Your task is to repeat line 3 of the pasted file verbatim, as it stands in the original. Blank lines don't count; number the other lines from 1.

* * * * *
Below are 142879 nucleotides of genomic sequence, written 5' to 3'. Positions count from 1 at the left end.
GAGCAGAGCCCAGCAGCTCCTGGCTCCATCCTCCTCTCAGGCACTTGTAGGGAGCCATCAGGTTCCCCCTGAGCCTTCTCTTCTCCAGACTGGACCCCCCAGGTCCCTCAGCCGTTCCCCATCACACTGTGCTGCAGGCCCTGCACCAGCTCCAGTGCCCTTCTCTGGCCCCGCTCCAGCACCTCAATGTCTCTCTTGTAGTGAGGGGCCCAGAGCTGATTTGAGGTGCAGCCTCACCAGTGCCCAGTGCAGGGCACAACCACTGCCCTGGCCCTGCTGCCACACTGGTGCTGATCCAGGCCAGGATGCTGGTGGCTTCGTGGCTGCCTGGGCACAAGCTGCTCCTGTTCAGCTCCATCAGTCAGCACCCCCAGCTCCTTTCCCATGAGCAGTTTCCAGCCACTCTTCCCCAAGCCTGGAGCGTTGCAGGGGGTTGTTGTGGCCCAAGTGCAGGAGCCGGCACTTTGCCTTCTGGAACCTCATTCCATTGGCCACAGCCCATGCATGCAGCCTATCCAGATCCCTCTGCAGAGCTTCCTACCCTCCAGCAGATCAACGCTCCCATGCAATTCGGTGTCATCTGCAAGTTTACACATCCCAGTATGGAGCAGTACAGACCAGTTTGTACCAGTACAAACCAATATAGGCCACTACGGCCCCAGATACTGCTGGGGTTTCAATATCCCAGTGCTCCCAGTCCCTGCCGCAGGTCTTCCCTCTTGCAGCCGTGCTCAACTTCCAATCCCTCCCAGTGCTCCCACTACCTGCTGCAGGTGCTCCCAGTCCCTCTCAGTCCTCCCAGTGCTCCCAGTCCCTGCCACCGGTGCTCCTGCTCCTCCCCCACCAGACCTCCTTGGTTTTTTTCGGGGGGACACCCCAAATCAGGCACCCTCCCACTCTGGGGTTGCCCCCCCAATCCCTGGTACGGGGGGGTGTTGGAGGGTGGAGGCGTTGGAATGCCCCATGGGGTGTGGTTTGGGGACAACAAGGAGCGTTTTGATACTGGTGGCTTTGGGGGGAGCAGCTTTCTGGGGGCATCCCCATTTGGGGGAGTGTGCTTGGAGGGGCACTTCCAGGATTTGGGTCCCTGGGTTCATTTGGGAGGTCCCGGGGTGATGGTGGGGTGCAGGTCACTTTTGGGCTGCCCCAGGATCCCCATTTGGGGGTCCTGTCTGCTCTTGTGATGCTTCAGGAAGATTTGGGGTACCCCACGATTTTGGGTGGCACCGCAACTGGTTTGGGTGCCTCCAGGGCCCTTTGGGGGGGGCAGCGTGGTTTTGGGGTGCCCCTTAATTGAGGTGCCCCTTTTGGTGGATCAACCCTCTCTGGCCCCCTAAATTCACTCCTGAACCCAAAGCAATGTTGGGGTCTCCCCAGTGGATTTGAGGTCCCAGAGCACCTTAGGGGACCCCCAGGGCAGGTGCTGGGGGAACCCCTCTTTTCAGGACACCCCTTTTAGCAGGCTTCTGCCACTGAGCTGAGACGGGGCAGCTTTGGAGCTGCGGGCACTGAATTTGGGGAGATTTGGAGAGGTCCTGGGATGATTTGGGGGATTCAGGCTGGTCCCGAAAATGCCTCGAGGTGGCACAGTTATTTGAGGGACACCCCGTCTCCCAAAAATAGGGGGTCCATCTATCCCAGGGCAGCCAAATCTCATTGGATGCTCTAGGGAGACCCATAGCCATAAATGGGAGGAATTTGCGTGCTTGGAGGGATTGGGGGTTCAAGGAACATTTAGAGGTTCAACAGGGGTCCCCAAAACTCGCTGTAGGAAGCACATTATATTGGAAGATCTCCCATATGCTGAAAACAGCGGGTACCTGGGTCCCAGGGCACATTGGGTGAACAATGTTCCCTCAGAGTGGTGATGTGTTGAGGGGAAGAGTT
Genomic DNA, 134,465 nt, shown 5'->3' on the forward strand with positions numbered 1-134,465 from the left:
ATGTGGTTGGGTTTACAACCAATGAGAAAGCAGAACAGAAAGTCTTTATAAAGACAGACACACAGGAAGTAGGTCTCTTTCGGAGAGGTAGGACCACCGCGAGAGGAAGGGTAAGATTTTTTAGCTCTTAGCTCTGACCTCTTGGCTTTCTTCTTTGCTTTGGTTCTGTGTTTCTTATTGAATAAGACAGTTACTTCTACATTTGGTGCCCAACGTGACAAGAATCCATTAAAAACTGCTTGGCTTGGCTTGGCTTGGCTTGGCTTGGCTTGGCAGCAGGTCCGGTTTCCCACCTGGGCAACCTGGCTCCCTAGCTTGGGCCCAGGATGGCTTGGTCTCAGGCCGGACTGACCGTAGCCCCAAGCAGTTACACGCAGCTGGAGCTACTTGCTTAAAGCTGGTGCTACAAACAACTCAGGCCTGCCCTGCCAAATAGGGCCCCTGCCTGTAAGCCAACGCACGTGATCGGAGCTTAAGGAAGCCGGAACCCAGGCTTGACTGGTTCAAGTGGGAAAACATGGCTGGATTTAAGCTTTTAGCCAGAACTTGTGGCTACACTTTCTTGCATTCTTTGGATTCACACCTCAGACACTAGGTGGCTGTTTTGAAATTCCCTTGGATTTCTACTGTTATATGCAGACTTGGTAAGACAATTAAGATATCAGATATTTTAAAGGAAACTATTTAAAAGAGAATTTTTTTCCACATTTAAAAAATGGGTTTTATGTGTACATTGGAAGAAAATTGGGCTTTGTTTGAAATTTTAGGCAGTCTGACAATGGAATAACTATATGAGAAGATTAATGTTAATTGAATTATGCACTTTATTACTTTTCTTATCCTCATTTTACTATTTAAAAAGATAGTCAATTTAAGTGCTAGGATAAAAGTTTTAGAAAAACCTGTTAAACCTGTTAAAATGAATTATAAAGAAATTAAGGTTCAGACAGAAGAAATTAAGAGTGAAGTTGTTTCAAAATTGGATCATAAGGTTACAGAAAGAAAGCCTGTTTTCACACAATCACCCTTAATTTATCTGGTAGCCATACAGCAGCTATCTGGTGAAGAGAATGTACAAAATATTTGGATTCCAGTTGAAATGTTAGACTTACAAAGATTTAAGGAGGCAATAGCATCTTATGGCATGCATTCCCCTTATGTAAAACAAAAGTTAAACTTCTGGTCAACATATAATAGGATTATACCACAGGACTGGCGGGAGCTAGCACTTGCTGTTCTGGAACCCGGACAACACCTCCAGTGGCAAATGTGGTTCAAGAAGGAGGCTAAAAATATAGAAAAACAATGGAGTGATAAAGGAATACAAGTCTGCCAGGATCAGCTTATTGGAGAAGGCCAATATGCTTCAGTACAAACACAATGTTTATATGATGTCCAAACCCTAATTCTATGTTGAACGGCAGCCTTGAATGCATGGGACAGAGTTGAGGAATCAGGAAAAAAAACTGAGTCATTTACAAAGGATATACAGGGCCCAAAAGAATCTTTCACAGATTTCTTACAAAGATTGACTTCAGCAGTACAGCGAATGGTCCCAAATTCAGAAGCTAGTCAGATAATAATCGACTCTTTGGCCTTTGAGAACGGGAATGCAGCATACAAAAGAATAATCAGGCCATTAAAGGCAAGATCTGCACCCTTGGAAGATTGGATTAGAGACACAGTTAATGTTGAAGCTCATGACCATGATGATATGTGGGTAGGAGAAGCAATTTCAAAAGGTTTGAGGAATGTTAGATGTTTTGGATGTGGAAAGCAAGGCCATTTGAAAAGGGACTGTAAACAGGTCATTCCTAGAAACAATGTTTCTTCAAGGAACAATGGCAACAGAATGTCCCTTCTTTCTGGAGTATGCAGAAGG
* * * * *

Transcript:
Genomic DNA, 134,465 nt, shown 5'->3' on the forward strand with positions numbered 1-134,465 from the left: